As scores of amateur philosophers will incorrectly paraphrase, those who cannot remember the past are condemned to repeat it.
Whilst the wisdoms of 19th century Italian poets are seldom applicable to the brutal, organised car crash of Australian rules football, this year’s impending finals series is a true exception.
With the grand supremacy of Hawthorn’s three-peat a quickly fading memory, recent history has shown us to beware the dark horse, as the minor premiers and early favourites disappointed, while the underdogs delighted.
In 2016, it was the Bulldogs’ fairy-tale run from seventh to September. The following year, Richmond broke a 37-year drought in expectation-defying fashion, and just eight months ago, minus Nic Naitanui and Andrew Gaff, the Eagles overcame an early five-goal deficit to elevate Eddie McGuire’s blood pressure to near-fatal levels.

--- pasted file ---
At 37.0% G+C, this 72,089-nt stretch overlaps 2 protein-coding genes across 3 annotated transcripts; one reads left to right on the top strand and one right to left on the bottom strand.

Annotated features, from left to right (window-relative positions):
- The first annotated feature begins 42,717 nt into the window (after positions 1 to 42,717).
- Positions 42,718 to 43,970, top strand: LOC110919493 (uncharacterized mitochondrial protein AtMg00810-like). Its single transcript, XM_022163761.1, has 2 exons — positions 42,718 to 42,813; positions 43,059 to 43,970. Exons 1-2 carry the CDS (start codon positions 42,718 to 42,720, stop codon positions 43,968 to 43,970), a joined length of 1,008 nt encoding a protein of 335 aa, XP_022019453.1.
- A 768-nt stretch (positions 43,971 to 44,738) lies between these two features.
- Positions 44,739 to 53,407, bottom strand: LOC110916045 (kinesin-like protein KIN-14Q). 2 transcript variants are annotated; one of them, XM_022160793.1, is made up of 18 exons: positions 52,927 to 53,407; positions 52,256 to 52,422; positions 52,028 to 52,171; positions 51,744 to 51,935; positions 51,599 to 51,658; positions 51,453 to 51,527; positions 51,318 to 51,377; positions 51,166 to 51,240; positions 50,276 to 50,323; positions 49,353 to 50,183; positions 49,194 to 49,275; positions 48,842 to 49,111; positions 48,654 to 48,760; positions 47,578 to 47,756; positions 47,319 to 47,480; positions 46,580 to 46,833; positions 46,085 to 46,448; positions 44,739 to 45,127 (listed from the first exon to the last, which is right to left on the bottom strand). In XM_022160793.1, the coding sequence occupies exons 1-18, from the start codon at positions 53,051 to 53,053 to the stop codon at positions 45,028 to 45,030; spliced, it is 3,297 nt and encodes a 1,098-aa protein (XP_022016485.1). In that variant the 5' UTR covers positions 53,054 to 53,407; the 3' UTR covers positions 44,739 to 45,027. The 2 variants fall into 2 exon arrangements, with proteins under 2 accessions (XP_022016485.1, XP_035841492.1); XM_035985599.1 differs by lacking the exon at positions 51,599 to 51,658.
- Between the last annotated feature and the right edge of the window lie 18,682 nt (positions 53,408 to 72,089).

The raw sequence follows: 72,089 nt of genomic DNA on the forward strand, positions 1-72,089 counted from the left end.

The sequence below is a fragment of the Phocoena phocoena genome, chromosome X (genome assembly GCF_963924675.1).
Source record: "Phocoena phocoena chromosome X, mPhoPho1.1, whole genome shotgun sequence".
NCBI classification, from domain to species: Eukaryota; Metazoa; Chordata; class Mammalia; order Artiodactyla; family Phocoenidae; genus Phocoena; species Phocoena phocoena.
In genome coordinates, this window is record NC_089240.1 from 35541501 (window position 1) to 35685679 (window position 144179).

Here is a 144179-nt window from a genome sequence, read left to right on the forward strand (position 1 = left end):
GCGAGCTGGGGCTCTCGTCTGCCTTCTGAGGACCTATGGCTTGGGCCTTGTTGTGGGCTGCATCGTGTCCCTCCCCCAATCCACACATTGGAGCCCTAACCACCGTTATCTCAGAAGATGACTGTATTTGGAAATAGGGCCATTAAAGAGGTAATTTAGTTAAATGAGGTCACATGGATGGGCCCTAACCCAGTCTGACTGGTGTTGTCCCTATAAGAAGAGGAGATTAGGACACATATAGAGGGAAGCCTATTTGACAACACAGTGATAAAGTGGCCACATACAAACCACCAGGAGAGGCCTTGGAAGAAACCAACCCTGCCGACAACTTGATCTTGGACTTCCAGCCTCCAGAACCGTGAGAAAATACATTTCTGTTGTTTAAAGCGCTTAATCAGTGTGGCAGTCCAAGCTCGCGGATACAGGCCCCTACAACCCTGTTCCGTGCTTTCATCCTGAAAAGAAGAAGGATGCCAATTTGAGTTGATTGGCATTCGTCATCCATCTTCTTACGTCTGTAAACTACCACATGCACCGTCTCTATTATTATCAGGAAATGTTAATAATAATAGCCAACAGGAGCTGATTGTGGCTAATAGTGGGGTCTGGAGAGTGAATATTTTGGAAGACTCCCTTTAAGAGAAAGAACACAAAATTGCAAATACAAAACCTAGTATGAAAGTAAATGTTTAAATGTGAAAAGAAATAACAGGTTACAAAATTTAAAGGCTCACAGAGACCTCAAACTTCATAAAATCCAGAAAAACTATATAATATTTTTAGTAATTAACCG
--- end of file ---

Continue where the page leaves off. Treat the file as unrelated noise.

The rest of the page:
And now, with all 18 teams at their midpoint and the bye rounds to conclude, it represents the perfect vantage point to assess which dark horses are purebreds, set to pip the established threats at the post, and which are show-ponies, trotting out some lovely aesthetic qualities but lacking the grunt of a true challenger.
Most punters would tell you that Geelong, GWS, Collingwood and the defending Eagles are the only franchises worth entering your black book for premiership glory, but below you’ll find prospects that will make you ponder whether this brief era of unpredictability is over.
The Favourite: Adelaide (4th, 8-5, 115.1%)
The parochial Adelaideans would likely be miffed by the dark horse tag, but even their most ardent supporters wouldn’t have brazen confidence in their credentials.
Their start to the season lacked the scoring rhythm and overwhelming Adelaide Oval dominance that brought them to 2017 premiership favouritism, however with seven wins in their last nine outings, the engine of the hype train is beginning to slowly chug.